1. The Disciplinary Panel took into account issues arising from the Annual Return, and stated that it was “very concerned” by them.  RICS has now conceded that the Annual Return should not have been before the Disciplinary Panel.   The Disciplinary Panel also referred in its determination to Mr Halls “apparently “ telephoning RICS on 18 April 2008 to discuss the possible court proceedings.

    This had not been part of RICS’ case and Mr Halls was not given a proper opportunity to address this or provide evidence in relation to it.  While the Disciplinary Panel went on to accept that Mr Halls had not concealed matters from RICS, the wording of the determination indicates that having taken into account issues which it should not, the Disciplinary Panel allowed these issues to cloud its views as to Mr Halls’ credibility and led it to impose an excessive penalty.
  2. The Disciplinary Panel erred in assessing the seriousness of the offences by giving too much weight to  the penalties which could have been imposed by the criminal courts in hypothetical circumstances – ie   if Mr Halls had been convicted on indictment (which he was not)
  3. The Disciplinary Panel appears to have found a breach of the RICS Practice Statement relating to Estate Agency, which was not a document before the Disciplinary Panel and was never put to Mr Halls as part of the proceedings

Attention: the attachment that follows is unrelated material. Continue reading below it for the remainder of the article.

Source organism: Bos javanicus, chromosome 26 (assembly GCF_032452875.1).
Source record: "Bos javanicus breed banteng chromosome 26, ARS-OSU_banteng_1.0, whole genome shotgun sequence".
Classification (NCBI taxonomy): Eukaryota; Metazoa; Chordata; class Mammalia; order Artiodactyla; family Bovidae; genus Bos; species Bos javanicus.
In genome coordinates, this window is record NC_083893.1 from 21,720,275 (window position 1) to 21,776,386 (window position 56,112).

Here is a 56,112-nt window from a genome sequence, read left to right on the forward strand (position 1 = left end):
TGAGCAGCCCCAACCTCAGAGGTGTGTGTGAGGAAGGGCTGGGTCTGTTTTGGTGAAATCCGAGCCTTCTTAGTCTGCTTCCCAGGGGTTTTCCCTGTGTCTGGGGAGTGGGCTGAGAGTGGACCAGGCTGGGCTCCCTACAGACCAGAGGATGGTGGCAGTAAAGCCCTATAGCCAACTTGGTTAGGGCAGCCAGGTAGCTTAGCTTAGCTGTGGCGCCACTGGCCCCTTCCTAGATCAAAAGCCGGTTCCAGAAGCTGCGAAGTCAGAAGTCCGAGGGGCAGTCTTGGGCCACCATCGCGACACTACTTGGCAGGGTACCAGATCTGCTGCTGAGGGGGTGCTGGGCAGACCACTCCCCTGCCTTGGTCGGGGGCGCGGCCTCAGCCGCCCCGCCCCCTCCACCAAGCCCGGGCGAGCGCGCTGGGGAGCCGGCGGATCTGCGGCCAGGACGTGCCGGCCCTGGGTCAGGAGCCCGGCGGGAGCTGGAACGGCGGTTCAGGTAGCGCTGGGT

4. It is not clear from the Disciplinary Panel’s determination why it dismissed a fine as the appropriate penalty.  It said that it considered “whether to additionally impose a fine” in addition to expulsion, but it was not clear to the Panel why a fine had been dismissed as a free standing option.

Having allowed the appeal, the Panel decided to vary the penalty imposed by the Disciplinary Panel and to impose a fine of £15,000.  Its reasons are as follows.

Mr Halls admitted a breach of Rule 3 and in doing so admitted that he had not at all times acted with integrity.  He had been convicted in his personal capacity on 5 counts of acting contrary to Section 13 of the Trade Descriptions Act 1968 in that, according to the memorandum of conviction, he gave false indication that a service had been supplied by him to another by means of Seatons Estate Agents boards placed at five properties, indicating that they had been sold when in fact they had not been sold or for sale.

While there are a number of mitigating factors, in that Mr Halls had no previous history, there were many testimonials attesting to his previous good character, Mr Halls co operated with the RICS investigation and took remedial action by implementing a Seatons’ board policy, there were also a number of aggravating factors.  These were that Mr Halls stood to benefit by the erection of sales boards on properties owned by a company of which he was a director.  This was because the placing of the boards served to enhance the reputation of the firm and the volume of its business.